Wednesday, September 21, 2011

Guided Math Rotations

I thought that the other guided math post was too long so I waited to post this.  I have had many emails asking me about my math rotations so I am going to post it here.

Here is an example of an exit slip that I give my students after my Monday whole group lesson and the planning page I use to determine what I work on for each group.

Here are my rotation charts:
This is backed in orange paper.,  I call it my orange math group.  When I say "first rotation" they come and sit on the carpet ready for instruction!

This is backed in pink paper and is my pink math group.  During first rotations they work on work on numbers and when they finish they go and work on math goals over and over until it is time to rotate.

This is backed in green paper. and is my green group.  During first rotation they go grab their differentiated math on my own worksheet or just a simple skill review worksheet or even a Saxon math worksheet.  When they finish, they work on math facts over and over until it is time to rotate.

Example Rotations

Math on My own-  You can use a simple review sheet like this, a sheet from your math series etc.  This also can be differentiated easily by the group that your students are divided into for the week.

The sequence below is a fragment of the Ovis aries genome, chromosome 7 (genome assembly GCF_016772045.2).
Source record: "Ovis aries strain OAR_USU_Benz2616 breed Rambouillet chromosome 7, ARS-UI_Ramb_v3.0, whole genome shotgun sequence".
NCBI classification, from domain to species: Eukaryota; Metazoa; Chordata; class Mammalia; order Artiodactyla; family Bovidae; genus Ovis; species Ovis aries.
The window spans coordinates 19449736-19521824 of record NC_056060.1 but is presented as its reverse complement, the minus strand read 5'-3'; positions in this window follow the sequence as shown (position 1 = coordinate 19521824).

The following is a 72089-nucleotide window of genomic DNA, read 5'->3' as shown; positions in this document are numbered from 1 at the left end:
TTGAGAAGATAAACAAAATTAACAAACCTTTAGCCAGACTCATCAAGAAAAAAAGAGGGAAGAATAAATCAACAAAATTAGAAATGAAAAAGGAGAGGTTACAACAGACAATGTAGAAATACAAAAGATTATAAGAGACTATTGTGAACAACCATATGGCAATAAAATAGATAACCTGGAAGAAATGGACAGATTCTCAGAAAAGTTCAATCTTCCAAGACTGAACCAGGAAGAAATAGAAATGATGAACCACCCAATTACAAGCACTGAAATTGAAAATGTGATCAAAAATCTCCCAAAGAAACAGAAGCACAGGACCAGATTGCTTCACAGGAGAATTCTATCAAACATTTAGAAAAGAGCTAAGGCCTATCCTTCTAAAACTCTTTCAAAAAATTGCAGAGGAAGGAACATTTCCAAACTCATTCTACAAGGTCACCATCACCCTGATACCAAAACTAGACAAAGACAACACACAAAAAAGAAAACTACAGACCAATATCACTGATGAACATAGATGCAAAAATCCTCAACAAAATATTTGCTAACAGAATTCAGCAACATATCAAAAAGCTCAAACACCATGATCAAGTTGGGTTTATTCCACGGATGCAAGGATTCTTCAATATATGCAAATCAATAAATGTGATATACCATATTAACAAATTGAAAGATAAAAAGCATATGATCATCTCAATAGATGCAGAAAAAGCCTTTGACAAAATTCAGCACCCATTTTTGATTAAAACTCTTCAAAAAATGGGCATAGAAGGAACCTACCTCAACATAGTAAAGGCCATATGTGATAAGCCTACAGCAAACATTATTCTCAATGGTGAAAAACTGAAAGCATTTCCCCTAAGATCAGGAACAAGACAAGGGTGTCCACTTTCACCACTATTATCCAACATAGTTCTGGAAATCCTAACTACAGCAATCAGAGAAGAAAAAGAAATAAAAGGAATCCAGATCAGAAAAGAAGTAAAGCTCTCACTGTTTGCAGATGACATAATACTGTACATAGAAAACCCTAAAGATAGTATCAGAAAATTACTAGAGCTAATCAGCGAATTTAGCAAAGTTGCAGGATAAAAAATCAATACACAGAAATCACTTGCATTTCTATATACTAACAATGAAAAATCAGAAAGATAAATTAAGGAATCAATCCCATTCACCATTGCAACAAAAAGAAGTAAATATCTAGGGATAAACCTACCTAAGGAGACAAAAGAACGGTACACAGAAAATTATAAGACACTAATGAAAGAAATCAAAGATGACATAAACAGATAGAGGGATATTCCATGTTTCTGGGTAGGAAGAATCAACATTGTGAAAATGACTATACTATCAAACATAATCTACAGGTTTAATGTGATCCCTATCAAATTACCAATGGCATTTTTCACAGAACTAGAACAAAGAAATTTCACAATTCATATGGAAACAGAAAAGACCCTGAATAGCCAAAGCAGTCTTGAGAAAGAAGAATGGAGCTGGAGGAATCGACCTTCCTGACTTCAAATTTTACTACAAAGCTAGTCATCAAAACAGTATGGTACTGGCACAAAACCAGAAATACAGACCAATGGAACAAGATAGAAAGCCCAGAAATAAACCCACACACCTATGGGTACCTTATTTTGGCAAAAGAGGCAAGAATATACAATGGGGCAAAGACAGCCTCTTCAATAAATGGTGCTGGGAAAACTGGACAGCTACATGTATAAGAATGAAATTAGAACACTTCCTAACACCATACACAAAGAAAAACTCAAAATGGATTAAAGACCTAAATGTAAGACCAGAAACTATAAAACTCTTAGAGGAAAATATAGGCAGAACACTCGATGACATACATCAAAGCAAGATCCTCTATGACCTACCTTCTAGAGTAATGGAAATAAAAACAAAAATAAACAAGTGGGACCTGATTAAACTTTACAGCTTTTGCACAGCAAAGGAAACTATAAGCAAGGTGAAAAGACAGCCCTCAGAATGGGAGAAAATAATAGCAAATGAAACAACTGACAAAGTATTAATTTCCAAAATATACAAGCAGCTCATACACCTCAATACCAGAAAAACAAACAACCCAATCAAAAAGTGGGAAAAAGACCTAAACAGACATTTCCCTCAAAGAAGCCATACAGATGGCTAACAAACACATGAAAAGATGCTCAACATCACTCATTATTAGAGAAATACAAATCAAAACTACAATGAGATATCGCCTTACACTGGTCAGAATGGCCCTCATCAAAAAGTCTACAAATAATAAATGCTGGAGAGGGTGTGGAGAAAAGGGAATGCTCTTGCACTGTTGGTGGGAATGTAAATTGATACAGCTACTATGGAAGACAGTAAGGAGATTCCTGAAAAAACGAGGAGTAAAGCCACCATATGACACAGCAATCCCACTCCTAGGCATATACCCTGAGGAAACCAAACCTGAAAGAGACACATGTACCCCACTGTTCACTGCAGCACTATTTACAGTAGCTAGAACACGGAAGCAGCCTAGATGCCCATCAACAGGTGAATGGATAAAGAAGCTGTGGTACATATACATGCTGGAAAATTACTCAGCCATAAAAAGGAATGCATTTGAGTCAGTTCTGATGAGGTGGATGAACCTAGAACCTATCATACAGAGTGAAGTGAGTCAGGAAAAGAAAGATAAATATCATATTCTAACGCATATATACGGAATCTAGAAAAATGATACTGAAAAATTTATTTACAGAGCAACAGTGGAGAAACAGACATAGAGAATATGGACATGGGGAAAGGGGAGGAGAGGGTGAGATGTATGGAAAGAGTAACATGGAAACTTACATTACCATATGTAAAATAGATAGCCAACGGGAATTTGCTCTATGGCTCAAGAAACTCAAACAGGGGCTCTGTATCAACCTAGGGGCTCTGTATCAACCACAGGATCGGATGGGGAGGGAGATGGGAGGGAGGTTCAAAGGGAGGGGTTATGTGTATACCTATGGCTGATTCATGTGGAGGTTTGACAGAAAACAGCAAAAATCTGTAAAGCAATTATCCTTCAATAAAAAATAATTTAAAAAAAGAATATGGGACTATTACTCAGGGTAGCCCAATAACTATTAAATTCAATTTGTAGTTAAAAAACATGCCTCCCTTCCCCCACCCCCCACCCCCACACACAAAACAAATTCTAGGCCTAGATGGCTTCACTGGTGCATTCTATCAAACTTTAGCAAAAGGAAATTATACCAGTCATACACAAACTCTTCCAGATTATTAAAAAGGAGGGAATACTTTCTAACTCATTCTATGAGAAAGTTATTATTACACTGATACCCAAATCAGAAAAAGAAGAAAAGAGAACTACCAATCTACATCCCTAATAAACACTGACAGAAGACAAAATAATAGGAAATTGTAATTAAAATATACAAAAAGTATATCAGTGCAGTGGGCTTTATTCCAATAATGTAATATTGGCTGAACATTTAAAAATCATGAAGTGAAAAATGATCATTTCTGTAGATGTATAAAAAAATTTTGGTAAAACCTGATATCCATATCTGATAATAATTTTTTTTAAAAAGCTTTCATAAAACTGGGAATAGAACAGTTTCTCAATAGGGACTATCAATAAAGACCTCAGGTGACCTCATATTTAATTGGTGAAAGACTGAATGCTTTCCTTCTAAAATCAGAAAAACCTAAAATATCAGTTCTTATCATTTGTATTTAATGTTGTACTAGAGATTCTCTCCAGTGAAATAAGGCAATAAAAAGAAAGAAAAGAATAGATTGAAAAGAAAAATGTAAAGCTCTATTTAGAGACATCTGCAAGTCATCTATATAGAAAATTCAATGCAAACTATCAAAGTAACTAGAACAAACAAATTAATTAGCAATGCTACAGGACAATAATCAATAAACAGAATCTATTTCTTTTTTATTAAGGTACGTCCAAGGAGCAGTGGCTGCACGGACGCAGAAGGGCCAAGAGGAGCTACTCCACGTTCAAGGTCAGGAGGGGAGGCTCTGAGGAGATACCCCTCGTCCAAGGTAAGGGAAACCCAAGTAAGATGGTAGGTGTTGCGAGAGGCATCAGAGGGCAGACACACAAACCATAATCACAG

Work on Numbers-  You can give the students number sheets to complete etc.  I actually usually use a skill for the week like "counting forward."  Then I have a small pocket chart that holds a green, pink and orange index card.  I write different counting forward skills that are differentiated.  Example:  Orange count and write 1-20, pink 50-70, green 105-145.  I Then have weekly jobs to practice these skills into a small spiral notebook.  Monday- write the numbers once using your hundred chart, Tuesday write the numbers in an AB pattern etc.

Math Facts-  Students can practice using this or a fact sheet but always have math facts available so that if the sheets are finished they can practice the facts using a dry erase board and objects etc.

Math Goals:
These are determined by skills that individual students have trouble mastering.  Until I have time and am organized enough to determine individual goals, I have the students all work on a review item.  Last week I had my students roll a shape die and they had to draw the shape on a dry erase board each time that it landed.  It was simple but kept them engaged.

Off to bed! 



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